The federal government has made good on a pre-election promise to conduct a cost-benefit analysis of allocating spectrum to a dedicated national emergency services network, today directing the Productivity Commission to investigate and recommend the best solution to the problem.
Prior to the 2013 federal election, the Coalition promised emergency services bodies - particularly the Police Federation of Australia - that it would undertake a cost-benefit analysis of the PFA’s proposal for 20 MHz of 700 MHz spectrum to be allocated to a 4G emergency services network.
The Communications department in March said state leaders had been informed of the impending cost-benefit analysis, and today revealed the Productivity Commission had been charged with the task of completing the review.
The department said the Productivity Commission would be asked to undertake a ‘first principles’ analysis of the most efficient and effective way of delivering mobile broadband capability for public safety agencies by 2020.
The study is expected to take between six and 12 months, and evaluate whether the Government should take a purely commercial approach - such as Telstra's LANES proposal - to a national emergency services network; or whether to dedicate spectrum to a public safety network.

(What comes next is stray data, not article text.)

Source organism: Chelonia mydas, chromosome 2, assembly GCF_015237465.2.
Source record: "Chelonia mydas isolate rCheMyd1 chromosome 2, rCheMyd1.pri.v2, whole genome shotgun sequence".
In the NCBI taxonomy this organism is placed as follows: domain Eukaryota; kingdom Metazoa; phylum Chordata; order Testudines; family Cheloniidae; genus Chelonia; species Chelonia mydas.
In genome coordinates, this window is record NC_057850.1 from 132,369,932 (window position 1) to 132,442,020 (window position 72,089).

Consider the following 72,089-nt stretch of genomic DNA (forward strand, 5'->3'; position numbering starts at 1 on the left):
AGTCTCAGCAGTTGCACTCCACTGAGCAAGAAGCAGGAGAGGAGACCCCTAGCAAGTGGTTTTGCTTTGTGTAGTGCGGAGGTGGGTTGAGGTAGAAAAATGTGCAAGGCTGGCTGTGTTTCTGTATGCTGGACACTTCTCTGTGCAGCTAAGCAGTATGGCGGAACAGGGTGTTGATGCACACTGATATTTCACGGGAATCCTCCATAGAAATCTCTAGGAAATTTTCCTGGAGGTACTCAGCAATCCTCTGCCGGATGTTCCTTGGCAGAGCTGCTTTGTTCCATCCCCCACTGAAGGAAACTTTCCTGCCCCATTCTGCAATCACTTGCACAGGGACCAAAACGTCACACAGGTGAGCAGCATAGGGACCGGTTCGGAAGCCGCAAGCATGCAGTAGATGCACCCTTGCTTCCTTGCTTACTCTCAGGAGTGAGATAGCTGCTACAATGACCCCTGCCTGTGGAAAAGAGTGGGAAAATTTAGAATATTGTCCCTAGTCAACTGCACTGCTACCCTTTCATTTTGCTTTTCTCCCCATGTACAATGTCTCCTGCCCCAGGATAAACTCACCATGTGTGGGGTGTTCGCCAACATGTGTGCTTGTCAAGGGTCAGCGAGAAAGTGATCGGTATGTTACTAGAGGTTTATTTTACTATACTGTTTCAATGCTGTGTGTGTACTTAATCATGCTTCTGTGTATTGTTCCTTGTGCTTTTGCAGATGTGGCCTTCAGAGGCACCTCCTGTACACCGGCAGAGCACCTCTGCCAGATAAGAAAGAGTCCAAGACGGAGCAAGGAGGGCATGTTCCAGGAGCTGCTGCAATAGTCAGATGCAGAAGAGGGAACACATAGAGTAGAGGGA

A mobile broadband capability for public safety agencies would establish “an improved response to emergency events and enable better communication within and between jurisdictions,” the department said.
It will soon write to its state and territory counterparts for their responses to its draft terms of reference - which are yet to be made public.
After 30 MHz was passed in at the Government’s 2013 digital dividend spectrum auction, the Police Federation of Australia made a bid for 20MHz of preferably 700MHz spectrum to be set aside for an emergency services network, to be financed from the $2 billion the Government pocketed from the auction.
The PFA’s bid was rejected by the then-Labor Government, which was keen to sell the spectrum to a commercial bidder.
The organisation was instead offered 10 MHz of spectrum in the adjacent 800 MHz band and 50 MHz in the 4.9 GHz band - a compromise the Australian Communications and Media Authority (ACMA) said would be sufficient.
The PFA has long argued that, based on evidence provided by Australia’s state and territory public safety bodies, 20MHz was the minimum required for a national emergency services network. Its argument has also received the support of a Senate Committee investigating the issue.
PFA CEO Mark Burgess today welcomed the Government’s action on its pre-election promise.
“Our position from day one has been very clear: we want 20MHz of spectrum allocated to public safety,” Burgess told iTnews.
“We’ve historically argued for that to be in the 700MHz band, but we’re realistic enough to know it’s likely to come from the 800MHz band.
"But our argument for at least 20MHz has been consistent - that way the players in public safety would be in a position to deal with the private sector to decide who they are going to partner with.”
He said the PFA’s main goal was ensuring that public safety agencies owned and controlled the 20MHz so emergency services bodies won’t need to go “cap in hand” to telcos to attempt to strike deals.
“The allocation needs to be made to public safety [agencies] so they are in the driver’s seat to negotiate, not the other way around."